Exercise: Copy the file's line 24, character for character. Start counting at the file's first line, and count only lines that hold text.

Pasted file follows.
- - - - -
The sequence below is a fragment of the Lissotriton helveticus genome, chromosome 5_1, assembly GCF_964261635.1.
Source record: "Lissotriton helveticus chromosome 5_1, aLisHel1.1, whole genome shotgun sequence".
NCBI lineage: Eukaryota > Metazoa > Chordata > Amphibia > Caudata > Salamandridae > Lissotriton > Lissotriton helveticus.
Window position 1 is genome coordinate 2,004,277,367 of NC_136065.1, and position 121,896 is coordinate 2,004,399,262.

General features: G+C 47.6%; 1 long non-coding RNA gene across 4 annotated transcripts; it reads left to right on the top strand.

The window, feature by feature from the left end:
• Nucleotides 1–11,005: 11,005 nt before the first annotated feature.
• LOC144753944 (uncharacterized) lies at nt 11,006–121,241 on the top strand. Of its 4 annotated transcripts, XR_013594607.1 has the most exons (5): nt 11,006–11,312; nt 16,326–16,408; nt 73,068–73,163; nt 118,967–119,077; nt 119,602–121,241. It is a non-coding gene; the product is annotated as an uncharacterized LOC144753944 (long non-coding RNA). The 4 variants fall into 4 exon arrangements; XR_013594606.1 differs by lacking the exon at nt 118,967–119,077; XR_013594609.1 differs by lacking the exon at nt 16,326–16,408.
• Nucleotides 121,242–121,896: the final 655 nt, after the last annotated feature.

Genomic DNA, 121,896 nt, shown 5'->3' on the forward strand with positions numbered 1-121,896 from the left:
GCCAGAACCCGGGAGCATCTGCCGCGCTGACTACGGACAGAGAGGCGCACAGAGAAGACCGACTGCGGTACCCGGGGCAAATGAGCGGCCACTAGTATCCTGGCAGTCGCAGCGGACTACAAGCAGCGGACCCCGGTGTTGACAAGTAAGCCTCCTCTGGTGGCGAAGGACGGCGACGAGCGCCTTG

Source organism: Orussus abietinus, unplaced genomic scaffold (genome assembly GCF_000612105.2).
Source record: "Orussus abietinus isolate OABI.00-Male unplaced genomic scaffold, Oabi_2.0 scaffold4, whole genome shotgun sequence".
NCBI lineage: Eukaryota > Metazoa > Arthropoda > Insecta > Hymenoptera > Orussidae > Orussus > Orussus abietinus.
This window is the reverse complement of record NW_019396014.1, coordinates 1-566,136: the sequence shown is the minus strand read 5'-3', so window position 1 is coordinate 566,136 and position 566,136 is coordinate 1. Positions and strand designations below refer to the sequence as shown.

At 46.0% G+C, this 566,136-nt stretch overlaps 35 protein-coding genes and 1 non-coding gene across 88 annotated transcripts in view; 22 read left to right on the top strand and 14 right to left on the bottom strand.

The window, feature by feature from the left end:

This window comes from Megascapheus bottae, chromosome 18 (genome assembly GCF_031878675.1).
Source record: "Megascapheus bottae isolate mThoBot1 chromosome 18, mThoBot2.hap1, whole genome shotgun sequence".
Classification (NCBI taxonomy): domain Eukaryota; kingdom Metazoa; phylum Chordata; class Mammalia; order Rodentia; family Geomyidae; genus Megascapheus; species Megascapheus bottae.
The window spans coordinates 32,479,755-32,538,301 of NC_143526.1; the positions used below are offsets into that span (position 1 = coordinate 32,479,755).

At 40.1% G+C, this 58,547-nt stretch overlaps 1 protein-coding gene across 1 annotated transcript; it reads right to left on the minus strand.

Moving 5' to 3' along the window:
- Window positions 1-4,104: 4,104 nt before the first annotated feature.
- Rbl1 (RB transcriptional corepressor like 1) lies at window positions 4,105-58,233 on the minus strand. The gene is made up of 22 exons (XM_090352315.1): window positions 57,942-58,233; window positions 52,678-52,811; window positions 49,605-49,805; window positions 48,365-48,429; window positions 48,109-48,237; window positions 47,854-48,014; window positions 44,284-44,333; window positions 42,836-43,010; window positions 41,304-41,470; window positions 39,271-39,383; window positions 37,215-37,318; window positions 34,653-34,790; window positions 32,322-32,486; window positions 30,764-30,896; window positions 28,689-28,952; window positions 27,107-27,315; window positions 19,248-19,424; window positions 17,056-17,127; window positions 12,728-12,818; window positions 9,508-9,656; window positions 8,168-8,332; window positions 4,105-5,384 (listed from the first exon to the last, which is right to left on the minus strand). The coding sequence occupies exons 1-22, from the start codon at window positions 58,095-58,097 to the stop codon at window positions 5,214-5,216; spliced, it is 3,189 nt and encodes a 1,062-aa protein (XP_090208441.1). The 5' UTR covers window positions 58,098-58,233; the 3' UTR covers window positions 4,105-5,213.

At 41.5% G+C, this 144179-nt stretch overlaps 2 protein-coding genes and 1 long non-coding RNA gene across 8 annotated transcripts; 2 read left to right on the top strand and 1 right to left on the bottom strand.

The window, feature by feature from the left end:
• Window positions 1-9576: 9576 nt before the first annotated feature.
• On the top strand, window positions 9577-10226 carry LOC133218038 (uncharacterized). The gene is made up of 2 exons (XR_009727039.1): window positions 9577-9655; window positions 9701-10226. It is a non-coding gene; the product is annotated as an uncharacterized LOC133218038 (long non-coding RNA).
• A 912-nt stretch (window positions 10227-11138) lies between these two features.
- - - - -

- Window positions 1-4,104: 4,104 nt before the first annotated feature.